Many of us no doubt agree that penalising children for "environmental misdemeanours" is a negative learning experience -- but where does that differ from providing an incentive that they may miss out on? In this case, I take issue with a young child being judged by the actions of his parents when he has so little control over the household budget and choices. I liked the arguments that education is about providing children with the scientific facts and allowing them to form their own opinions.
The original blog post was written in French, but there has been plenty said in English!
Here is one interesting opinion from a blogger on simpatico.ca news
On his blog, [the father] accused the school of "propaganda" and pondered what was next. Disciplining school children who wore clothes made in China? Across the board from editors, to bloggers, to general public, the school in Laval is being lambasted and accused of "Eco-fascism."And, as quoted in a National Post news article,
Dare I say I commend them. Granted it's true that children don't pack their own lunches so there's a disconnect between the lesson and real life, but the idea that a 6-year old be against plastic bags can't be detrimental.
Perhaps in this case Felix didn't quite understand why plastic bags were bad. All he understood was that he couldn't win a teddy bear if his mother used one in his lunch. The better thing to do would have been to educate both the children and the parents so that they could pack lunches together and decide on the most eco-friendly choices.
Was this situation Eco-fascism? Hardly. The school was simply trying to teach a lesson - a little misguided perhaps but memorable nonetheless. I'm sure the boy is discouraged from using the bags in the future, which is what we should be aiming for in the end. There's no better way to teach proactive environmentalism than to the young, who have yet to form their plastic, gas-guzzling habits.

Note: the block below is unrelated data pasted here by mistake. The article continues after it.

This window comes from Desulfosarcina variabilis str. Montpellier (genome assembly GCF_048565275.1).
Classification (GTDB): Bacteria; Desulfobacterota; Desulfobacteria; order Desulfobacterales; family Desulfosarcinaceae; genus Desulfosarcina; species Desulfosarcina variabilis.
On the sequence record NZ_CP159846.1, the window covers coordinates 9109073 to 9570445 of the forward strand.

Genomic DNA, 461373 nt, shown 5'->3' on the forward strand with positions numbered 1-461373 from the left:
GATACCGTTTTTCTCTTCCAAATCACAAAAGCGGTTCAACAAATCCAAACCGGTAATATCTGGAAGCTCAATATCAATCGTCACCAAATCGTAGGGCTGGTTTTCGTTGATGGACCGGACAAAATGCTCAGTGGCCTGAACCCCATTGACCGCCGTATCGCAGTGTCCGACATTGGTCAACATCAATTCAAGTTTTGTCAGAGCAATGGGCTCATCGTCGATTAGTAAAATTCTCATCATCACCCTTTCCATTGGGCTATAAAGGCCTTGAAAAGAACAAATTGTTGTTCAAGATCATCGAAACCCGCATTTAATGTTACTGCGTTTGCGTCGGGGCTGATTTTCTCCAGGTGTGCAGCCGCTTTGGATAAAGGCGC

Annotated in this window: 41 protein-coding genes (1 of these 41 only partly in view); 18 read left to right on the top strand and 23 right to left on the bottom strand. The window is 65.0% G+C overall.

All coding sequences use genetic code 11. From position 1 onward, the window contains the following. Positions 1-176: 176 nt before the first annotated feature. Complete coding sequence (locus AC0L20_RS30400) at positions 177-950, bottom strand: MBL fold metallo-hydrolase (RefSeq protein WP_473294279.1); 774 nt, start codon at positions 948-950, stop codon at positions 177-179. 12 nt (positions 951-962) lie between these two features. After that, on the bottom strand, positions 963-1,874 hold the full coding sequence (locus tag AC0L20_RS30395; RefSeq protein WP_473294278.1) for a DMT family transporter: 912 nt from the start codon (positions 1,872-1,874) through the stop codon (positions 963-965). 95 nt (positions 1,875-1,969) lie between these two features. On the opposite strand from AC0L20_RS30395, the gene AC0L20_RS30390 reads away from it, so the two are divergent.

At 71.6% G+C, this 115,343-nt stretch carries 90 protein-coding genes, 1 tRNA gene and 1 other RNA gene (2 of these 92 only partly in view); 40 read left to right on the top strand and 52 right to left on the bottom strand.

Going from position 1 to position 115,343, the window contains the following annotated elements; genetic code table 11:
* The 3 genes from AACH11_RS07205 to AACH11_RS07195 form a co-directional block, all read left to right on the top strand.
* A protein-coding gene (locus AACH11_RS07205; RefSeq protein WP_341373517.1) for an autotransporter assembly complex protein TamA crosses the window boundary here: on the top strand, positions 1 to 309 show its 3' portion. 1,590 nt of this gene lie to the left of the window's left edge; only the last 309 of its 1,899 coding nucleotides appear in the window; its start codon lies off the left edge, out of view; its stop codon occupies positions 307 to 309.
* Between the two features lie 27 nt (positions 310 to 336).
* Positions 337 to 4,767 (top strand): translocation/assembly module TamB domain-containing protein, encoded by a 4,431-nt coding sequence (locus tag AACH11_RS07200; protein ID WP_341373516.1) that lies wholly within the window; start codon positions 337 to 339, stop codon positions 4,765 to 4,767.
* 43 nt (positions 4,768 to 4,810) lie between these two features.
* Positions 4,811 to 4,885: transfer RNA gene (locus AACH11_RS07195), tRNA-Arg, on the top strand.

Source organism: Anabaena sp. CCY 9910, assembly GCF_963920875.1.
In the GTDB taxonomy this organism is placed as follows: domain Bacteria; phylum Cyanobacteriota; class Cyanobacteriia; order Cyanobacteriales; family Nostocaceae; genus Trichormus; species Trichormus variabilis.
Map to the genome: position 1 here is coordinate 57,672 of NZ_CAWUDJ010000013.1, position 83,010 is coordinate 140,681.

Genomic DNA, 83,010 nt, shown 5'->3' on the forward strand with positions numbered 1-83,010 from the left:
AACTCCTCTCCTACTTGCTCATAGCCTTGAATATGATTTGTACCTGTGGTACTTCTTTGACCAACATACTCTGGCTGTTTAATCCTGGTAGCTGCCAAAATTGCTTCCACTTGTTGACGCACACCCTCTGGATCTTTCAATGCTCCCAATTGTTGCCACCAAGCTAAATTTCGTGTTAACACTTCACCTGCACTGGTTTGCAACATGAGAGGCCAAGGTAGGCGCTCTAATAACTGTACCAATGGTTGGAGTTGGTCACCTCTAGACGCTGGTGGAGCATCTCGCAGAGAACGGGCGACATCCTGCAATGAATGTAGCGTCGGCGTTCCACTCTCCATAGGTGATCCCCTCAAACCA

Schools tread into dangerous territory when they start enforcing environmental messages without understanding the complex scientific arguments behind them, said Jane Shaw, president of the John W. Pope Center for Higher Education Policy in North Carolina, and co-author of the book "Facts, Not Fear: Teaching Children about the Environment"... For instance, she said, the debate still rages over whether reusable dishes are really more environmentally friendly than disposable ones, taking into account the water and energy used to wash them.
"In the background to this is the idea that somehow we -- meaning teachers and textbook writers -- know what the environmental impact of something really is,” she said. “Studies have shown it’s very difficult to know whether it’s better to use a china cup or a disposable plastic cup.” Instead, she said, schools should focus on teaching kids the fundamentals of science so that they can explore environmental issues themselves and draw their own informed conclusions as they get older.
“They’re getting a lot of pabulum about recycling and what is green and that kind of thing,” she said. “They’re not learning the basics of science, which in the long run is much more important.”